Marsh's more than 40 published articles have focused on such distinct topics as theoretical and computational chemistry, organic chemistry and natural products, recombinant technologies, medicinal chemistry, protein structure and analytical chemistry, and biochemistry. "It is highly unusual for persons of comparable positions in industry to publish as much as he did, to be sought after as frequently as a conference and seminar speaker, and to be selected for service on editorial boards," says Milos Novotny, distinguished professor and Lilly Chemistry Alumni Chair at the Indiana University Bloomington Department of Chemistry. "Max has covered an enormous range in his research career."

Throughout this extraordinary career, Marsh has maintained close ties with the Indiana University Bloomington Department of Chemistry, sharing his knowledge and ideas with faculty members and mentoring graduate students. In 1971, he was named an adjunct industrial professor of the department. In 1982, the department held a one-day symposium in his honor. After retiring from Lilly in 1986, he moved to Bloomington and accepted a long-term appointment as a visiting research scientist. In 1990, he was named an adjunct professor of chemistry. "At the same time, Max accepted an ever-expanding role in other aspects of the university, where his widsom and judgment were of tremendous importance," says Gary M. Hieftje, distinguished professor and Robert and Marjorie Mann Chair in Chemistry at Indiana University Bloomington. "However, he still found it possible to spend nearly as many hours in the chemistry department as do even most junior faculty members." Marsh's service to IU includes serving on the Board of Directors for the College of Arts and Sciences Alumni Association, holding the offices of vice president in 1988 and president in 1989. He currently serves on the Dean's Advisory Board for the College of Arts and Sciences.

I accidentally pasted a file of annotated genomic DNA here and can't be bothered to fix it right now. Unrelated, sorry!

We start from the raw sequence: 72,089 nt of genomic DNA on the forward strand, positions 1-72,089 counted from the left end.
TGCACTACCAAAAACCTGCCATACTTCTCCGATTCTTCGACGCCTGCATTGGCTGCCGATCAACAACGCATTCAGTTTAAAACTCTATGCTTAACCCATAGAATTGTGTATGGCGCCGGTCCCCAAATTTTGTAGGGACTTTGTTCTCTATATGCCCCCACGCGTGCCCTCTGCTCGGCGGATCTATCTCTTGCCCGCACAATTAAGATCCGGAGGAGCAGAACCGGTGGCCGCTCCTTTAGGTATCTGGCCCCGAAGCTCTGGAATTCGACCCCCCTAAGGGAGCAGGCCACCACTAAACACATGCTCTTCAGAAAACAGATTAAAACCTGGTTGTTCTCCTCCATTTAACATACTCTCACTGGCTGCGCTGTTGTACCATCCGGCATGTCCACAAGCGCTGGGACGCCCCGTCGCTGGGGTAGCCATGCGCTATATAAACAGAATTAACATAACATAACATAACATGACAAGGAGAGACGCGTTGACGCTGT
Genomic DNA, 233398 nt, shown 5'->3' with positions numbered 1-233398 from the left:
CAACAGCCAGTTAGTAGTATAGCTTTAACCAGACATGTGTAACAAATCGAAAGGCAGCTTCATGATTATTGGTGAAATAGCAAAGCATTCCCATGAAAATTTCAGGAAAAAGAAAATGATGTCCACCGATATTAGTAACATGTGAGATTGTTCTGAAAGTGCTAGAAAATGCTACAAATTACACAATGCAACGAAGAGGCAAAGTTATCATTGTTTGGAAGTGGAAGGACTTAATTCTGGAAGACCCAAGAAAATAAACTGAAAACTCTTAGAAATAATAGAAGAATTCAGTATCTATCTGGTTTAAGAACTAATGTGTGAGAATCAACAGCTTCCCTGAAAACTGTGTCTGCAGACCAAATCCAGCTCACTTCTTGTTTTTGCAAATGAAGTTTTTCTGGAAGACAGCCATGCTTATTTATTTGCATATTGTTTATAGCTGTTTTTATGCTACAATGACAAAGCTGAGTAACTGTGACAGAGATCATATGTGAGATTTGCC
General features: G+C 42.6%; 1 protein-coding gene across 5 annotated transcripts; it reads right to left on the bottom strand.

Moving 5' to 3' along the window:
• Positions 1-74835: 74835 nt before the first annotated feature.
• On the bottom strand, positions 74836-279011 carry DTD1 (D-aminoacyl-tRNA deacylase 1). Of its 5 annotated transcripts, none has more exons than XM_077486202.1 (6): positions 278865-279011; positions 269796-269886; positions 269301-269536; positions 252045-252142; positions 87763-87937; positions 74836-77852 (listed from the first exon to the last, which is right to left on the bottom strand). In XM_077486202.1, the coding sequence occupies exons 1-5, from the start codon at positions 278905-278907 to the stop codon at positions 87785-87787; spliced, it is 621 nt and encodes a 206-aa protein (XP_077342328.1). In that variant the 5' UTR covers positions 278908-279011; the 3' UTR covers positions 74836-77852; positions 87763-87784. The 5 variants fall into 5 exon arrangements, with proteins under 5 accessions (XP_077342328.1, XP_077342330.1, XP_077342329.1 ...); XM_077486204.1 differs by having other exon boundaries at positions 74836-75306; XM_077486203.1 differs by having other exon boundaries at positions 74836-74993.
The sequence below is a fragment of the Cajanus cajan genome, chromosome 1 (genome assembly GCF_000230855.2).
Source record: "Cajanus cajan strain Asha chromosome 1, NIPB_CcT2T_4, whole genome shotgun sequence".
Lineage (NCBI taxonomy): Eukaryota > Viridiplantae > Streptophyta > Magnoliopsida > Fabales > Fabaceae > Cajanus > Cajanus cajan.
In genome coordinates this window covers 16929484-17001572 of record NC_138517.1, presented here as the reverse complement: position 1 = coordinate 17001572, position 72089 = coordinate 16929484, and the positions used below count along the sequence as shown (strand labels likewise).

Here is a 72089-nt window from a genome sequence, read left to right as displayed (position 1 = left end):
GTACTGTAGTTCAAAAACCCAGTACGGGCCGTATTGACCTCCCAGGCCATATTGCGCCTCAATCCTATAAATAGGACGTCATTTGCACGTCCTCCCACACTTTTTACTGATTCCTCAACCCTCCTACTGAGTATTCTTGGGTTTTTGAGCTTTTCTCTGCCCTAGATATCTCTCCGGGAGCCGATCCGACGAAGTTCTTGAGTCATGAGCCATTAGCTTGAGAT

"We like to say that in this land of opportunity there is no limit to what you can accomplish with your abilities and hard work," says Kumble R. Subbaswamy, dean of the College of Arts and Sciences. "Max Marsh personifies this American motto. Few people with doctoral degrees have accomplished what he accomplished in the pharmaceutical research world with only a bachelor's degree." Marsh now has his Doctor of Science. It was bestowed not by a committee of faculty advisors, but by an entire community of faculty colleagues.